Ald. Tom Tunney (44th), who chairs the Zoning Committee, also said he’s confident the sports betting ordinance would not cause a significant loss of revenue at the city’s casino. That money is to be dedicated to shoring up the city’s grossly underfunded police and firefighter pension systems.

“This (sports betting) is the future, and we’re seeing more and more people of all ages doing sports betting, and good for them if that’s the way they choose entertainment,” Tunney said.

Tunney noted that approximately 95% of all sports betting is done online, not at sportsbooks, and also pointed out that, while the city will only collect a 2% local tax on sports betting, the 15% state tax will be used to fund infrastructure projects statewide.

Several aldermen had also voiced concerns that the sports betting ordinance does not require companies owned by minorities or women to get a specific share of sportsbook construction and operations contracts.

Rather, the ordinance only requires the city to “actively seek to achieve racial ethnic and geographic diversity when issuing primary sports licenses” and requires sportsbook operators to provide annual reports on all procurement goals and spending by minority- and women-owned partners.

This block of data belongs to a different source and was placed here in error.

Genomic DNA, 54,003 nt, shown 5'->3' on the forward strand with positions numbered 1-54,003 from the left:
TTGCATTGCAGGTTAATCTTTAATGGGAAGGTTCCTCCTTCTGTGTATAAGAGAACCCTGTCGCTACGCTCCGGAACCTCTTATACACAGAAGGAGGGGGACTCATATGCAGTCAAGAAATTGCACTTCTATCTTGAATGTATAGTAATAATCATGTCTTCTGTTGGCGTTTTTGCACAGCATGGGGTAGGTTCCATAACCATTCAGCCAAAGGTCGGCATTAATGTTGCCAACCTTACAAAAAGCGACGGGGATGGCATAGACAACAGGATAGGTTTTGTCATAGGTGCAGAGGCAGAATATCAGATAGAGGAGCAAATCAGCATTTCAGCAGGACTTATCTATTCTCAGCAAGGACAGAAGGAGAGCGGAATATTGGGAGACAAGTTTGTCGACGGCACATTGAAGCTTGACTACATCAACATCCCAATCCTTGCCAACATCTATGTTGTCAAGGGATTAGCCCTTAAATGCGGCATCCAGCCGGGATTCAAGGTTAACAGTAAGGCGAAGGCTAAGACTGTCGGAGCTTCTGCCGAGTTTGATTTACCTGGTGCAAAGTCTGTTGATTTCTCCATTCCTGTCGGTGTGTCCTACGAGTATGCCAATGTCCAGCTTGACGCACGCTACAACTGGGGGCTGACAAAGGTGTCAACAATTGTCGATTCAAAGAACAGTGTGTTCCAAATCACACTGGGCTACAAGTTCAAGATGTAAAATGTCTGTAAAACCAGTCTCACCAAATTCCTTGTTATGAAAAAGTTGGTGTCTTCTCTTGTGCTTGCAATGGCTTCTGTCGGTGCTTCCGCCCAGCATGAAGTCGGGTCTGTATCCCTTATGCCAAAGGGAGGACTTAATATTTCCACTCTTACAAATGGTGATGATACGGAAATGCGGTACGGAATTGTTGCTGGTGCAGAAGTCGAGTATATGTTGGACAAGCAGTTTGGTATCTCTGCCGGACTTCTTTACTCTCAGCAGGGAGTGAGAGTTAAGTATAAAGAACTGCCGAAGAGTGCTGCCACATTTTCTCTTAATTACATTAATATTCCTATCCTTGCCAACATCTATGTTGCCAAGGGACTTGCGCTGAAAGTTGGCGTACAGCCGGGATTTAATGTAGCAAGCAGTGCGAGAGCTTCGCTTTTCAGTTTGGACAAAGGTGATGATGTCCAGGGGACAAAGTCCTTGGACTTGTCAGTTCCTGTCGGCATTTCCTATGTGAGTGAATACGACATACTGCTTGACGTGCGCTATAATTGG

Lightfoot noted the state law allowing for sports betting operations in Illinois gives the city limited control over licensing such facilities, and said critics who want more guarantees for minority- and women-owned business participation should lobby Springfield for changes in state law.

The mayor noted state lawmakers approved sports gambling in Chicago in 2019, just days after she took office, and she said there was “ample opportunity for the critics to weigh in at that point.”